Use the script filename keyword/argument combination with this command to specify that the Cisco IOS software use some Tcl script other than the default installer during the installation.

Use the argument "string" keyword/argument combination with this command to manually provide variables during installation process and bypass the user interaction feature of the installer. The variable must include the left and right quotation marks ("").

Use the force keyword with this command to install an application without prompting for user input. If you use this keyword and if the application requires you to provide certain variables during the installation, you should also use the argument "string" keyword/argument combination to manually provide the required variables because the force keyword will direct the installer to bypass all user interaction during the installation.

To stop the install while the Tcl script is being downloaded, use the service-module sm install abort command. This command cannot be used once the actual installation begins.

Examples

The following example shows how to use this command to run a "help.sre" Tcl script rather than the default installation Tcl script:

Router# service-module sm 1/0 install url ftp://server.com/cue script help.sre
Router#
 

The following example shows how to direct the installer to use the specified language variable for US English instead of prompting you with language options for Cisco Unity Express:

Router# service-module sm 1/0 install url ftp://server.com/cue argument "lang=en_us"
Router#
 

The following example shows the messages displayed on the module console during a successful installation using Cisco SRE:

Feb  6 19:09:22.526 EDT: %SM_INSTALL-6-INST_PROG: Service-Module-SM 1/0 PROGRESSING: 
Validating package signature ...1 .
Feb  6 19:09:23.058 EDT: %SM_INSTALL-6-INST_PROG: Service-Module-SM 1/0 PROGRESSING: 
Parsing package manifest files ...1 .
Feb  6 19:09:44.742 EDT: %SM_INSTALL-6-INST_PROG: Service-Module-SM 1/0 PROGRESSING: 
Starting payload download1 .
Feb  6 19:09:52.022 EDT: %SM_INSTALL-6-INST_PROG: Service-Module-SM 1/0 PROGRESSING: 
Performing Hot install ...1 .
Install successful on Service-Module-SM 1/0 Feb  6 19:10:28.826 EDT: 
%SM_INSTALL-6-INST_SUCC: Service-Module-SM 1/0 SUCCESS: install-completed .
 
   

 
   

Related Commands

Command
Description

service-module sm install abort

Stops the install and returns to the boot-loader prompt.

service-module sm uninstall

Uses Cisco SRE to uninstall an SRE-supported application on an SRE-enabled services engine module.


service-module sm log clear

To clear all entries in the Cisco SRE operations log, use the service-module sm log clear command in privileged EXEC mode.

service-module sm slot/port log clear

Syntax Description

This command has no keywords or arguments.

Defaults

No default behavior or values.

Command Modes

Privileged EXEC (#)

Command History

Release
Modification

15.2(1)T

This command was introduced.


Usage Guidelines

The Cisco SRE operations log records the last 25 operations and the results of each operation for a maximum of 50 messages. The operations are stored in time order. Use this command to clear all entries from the log.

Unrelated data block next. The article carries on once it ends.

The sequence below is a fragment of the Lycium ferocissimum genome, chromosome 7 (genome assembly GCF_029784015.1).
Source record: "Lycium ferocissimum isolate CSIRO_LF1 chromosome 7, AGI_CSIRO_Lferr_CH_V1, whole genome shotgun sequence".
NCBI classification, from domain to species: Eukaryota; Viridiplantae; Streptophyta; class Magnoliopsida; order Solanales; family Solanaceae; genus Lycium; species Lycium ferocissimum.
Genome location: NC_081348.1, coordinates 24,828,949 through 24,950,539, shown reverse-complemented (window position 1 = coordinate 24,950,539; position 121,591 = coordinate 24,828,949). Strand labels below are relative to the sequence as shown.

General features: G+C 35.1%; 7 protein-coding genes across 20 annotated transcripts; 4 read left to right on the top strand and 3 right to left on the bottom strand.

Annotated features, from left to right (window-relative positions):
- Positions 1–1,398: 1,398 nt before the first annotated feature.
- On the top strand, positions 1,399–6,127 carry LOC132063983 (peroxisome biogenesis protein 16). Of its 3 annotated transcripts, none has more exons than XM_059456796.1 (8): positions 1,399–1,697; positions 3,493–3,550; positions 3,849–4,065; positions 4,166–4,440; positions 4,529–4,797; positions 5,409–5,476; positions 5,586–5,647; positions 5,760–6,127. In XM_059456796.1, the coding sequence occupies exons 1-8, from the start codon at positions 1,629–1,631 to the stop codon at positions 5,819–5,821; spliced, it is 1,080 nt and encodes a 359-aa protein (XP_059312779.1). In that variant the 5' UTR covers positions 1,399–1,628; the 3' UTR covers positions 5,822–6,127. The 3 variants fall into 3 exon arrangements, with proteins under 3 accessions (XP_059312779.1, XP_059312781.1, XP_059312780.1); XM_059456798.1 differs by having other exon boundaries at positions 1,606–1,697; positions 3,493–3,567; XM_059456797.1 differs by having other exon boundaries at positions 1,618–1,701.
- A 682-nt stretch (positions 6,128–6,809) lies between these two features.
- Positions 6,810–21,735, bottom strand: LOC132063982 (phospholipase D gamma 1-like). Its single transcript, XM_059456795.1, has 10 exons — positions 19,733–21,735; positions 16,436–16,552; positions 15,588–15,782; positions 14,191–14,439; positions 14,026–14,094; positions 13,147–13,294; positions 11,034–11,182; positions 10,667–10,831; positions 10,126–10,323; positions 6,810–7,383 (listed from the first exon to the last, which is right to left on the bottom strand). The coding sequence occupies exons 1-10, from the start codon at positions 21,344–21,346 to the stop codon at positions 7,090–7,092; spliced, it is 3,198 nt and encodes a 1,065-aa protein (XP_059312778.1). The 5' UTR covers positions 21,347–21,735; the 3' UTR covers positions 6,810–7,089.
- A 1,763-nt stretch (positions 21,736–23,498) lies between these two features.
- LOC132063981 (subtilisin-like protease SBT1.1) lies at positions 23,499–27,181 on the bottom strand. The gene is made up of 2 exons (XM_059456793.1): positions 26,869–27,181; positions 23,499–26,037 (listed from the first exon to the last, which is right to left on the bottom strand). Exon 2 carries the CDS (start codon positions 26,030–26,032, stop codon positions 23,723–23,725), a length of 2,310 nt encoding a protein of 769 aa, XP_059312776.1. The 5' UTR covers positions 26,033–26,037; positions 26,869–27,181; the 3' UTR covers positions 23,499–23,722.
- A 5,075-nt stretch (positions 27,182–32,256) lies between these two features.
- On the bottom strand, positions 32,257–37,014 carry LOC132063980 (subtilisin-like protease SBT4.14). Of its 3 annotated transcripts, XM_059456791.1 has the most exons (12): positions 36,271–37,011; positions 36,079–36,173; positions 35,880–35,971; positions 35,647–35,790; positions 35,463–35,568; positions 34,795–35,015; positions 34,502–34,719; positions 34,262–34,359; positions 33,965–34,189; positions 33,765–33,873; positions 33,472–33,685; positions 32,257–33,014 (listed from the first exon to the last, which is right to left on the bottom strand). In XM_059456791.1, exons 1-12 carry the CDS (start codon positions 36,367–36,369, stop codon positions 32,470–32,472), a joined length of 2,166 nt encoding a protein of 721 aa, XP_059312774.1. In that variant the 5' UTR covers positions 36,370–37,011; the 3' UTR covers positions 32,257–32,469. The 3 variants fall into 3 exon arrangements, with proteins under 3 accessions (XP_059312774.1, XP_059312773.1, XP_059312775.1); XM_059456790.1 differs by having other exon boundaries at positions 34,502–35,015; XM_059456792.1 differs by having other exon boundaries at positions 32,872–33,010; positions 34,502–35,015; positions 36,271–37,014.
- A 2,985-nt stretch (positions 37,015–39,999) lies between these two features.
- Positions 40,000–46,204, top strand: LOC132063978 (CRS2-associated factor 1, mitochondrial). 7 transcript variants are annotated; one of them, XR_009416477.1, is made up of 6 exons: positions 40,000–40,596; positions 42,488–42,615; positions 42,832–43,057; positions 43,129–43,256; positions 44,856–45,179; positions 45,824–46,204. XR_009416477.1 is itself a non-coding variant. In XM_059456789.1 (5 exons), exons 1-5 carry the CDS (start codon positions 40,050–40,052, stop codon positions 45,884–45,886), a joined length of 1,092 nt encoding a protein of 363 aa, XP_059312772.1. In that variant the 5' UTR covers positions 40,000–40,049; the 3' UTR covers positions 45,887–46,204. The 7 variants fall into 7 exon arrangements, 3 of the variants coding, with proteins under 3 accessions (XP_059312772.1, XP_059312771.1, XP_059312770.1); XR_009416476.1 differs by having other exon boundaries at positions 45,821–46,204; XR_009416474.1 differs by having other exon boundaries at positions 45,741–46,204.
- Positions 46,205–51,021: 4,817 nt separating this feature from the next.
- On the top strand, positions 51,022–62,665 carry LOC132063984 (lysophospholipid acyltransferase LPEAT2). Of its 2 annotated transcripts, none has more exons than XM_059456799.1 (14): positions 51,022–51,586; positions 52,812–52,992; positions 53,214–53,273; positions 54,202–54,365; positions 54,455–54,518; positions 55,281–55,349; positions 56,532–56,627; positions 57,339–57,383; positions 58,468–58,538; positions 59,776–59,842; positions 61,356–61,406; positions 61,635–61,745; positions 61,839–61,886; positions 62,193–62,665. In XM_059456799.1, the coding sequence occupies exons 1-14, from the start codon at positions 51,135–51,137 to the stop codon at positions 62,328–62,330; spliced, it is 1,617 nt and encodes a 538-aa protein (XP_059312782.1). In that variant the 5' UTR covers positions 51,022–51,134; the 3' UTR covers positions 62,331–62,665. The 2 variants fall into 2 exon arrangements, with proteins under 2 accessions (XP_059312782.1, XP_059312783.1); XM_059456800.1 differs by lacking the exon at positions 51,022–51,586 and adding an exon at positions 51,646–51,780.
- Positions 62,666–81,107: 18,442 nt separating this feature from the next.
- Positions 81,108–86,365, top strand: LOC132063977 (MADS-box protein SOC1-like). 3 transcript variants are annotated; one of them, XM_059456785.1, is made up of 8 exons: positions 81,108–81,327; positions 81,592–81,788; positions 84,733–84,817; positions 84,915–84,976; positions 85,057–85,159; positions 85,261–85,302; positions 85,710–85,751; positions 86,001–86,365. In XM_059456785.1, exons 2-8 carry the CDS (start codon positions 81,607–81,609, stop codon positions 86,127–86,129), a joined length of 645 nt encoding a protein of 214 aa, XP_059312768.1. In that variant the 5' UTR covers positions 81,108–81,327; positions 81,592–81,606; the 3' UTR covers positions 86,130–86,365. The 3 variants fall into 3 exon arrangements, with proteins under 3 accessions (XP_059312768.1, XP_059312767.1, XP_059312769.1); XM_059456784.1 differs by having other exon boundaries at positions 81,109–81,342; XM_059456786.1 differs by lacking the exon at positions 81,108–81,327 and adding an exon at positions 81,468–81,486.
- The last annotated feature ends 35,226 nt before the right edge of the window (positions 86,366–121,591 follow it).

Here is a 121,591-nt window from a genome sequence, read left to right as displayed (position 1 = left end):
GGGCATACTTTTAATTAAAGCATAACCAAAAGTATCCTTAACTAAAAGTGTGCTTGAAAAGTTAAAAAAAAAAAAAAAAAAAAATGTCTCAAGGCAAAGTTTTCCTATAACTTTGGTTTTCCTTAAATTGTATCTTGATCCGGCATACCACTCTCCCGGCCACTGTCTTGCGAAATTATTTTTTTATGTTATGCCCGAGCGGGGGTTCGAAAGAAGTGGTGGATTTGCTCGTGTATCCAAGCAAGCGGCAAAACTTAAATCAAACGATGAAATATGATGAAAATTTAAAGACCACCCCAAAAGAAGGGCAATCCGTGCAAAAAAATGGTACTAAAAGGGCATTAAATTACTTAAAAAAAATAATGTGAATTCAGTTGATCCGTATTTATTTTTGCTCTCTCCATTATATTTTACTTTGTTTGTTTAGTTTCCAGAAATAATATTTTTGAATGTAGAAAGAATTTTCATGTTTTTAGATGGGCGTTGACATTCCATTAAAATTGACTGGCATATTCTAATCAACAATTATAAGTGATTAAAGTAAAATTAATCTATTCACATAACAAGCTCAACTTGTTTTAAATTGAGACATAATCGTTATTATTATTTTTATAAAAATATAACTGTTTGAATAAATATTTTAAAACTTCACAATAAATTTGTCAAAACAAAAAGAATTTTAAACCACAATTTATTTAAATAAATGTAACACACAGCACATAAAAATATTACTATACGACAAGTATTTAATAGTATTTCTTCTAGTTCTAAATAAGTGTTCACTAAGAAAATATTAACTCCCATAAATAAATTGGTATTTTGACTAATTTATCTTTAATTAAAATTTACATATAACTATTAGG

Examples

The following example clears all entries from the Cisco SRE operations log:

Router# service-module sm 1/0 log clear

service-module sm log show

To display the last 25 operations executed on the Cisco SRE and the results of each operation, use the service-module sm log show command in privileged EXEC mode.

service-module sm slot/port log show

Syntax Description

This command has no keywords or arguments.

Defaults

No default behavior or values.

Command Modes

Privileged EXEC (#)

Command History

Release
Modification

15.2(1)T

This command was introduced.


Usage Guidelines

The Cisco SRE operations log records the last 25 operations and the results of each operation for a maximum of 50 messages. The operations are stored in time order.

Examples

The following example shows that the last operation performed on the Cisco SRE was a successful package installation.

Router# service-module sm 1/0 log show
"Total number of logs = 2
 
1 Jun 15 2011 19:50:53.910:Install initiated for SM1/0: pkg_name: 
cue-vm-k9.SPA.sme.8.6.1.pkg, script: , arg: , force: 0
2 Jun 15 2011 19:57:17.712:Install successful on SM1/0. Please wait for module to reset 
before next operation."
 
   

service-module sm uninstall

To use Cisco SRE to uninstall an application on a service module (Cisco SM-SRE), use the service-module sm uninstall command in privileged EXEC mode.

service-module sm slot/port uninstall [force]

Syntax Description

slot/port

Location of the services engine module in the router. For service modules, the slot number is 1 to 4 and port number must be 0.

force

(Optional) Specifies to proceed without prompting the user for confirmation.


Command Modes

Privileged EXEC (#)

Command History

Release
Modification

15.0(1)M

This command was introduced.


Usage Guidelines

This command completely erases the disk or compact flash of the SRE-enabled services engine module and removes the application keys. It does not remove application licenses.

The slash mark (/) is required between the slot argument and the port argument.

You can only issue one instance of this command at a time on a router. You cannot use this command to uninstall an application on two or more services engine modules in a router at a time.

Use the force keyword with this command to uninstall an application without first prompting for confirmation.

Examples

The following example shows how to use this command to uninstall an application without first prompting for confirmation:

Router# service-module sm uninstall 1/0 force
Router#
 

Related Commands

Command
Description

service-module sm install

Uses Cisco SRE to install an SRE-supported application on an SRE-enabled services engine module.


service-module sm status